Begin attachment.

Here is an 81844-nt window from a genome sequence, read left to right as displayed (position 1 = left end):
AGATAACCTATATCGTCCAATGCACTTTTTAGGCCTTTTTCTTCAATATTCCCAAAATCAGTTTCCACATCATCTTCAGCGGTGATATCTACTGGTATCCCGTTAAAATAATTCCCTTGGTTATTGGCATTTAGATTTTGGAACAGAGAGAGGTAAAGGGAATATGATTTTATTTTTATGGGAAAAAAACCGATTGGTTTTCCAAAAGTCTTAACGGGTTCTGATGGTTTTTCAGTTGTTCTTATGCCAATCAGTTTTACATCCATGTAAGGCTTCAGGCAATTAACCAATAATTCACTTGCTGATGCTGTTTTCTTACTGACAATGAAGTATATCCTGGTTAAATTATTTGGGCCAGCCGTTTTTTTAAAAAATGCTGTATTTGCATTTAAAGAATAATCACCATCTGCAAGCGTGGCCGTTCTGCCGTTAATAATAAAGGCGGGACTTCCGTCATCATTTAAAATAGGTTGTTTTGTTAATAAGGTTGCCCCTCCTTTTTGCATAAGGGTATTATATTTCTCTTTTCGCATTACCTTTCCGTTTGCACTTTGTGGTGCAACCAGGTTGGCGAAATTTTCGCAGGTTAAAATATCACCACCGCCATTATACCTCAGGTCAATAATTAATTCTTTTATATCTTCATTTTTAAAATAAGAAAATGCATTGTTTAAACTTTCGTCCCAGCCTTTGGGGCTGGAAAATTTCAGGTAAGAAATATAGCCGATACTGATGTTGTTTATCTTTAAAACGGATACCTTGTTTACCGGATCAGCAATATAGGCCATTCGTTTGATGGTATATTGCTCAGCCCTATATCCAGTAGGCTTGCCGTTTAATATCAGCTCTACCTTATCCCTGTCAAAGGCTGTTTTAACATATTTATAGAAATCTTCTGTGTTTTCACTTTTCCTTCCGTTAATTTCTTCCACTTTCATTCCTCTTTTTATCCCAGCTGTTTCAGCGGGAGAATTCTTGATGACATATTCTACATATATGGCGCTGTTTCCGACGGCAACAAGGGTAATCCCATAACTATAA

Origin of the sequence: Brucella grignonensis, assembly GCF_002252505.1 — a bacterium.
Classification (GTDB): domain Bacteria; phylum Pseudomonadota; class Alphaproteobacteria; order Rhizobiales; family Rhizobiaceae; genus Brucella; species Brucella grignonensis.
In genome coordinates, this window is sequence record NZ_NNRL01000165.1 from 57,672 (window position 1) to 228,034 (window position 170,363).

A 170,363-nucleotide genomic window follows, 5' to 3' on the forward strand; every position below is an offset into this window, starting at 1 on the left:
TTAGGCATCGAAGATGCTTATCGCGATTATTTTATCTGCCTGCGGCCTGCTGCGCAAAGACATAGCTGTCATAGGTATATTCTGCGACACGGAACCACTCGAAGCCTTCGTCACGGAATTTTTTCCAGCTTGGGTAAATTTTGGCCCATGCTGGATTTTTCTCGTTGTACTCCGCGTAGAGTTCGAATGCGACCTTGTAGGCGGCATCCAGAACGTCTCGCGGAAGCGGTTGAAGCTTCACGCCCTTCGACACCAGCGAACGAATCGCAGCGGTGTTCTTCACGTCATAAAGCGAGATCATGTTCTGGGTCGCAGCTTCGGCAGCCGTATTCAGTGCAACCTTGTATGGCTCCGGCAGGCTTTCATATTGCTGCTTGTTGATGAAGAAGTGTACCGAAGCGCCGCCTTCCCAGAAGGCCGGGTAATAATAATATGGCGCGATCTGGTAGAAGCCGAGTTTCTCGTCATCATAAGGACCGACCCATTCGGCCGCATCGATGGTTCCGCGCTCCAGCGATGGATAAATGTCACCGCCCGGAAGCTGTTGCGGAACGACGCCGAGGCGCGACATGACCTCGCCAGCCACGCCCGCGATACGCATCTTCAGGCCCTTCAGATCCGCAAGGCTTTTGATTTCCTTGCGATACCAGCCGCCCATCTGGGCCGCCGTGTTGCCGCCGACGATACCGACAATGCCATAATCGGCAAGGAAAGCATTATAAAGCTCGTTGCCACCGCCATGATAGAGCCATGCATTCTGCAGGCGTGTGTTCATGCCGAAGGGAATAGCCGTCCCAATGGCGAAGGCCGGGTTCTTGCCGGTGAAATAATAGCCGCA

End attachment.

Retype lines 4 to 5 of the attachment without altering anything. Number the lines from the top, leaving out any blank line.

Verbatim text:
Classification (GTDB): domain Bacteria; phylum Pseudomonadota; class Alphaproteobacteria; order Rhizobiales; family Rhizobiaceae; genus Brucella; species Brucella grignonensis.
In genome coordinates, this window is sequence record NZ_NNRL01000165.1 from 57,672 (window position 1) to 228,034 (window position 170,363).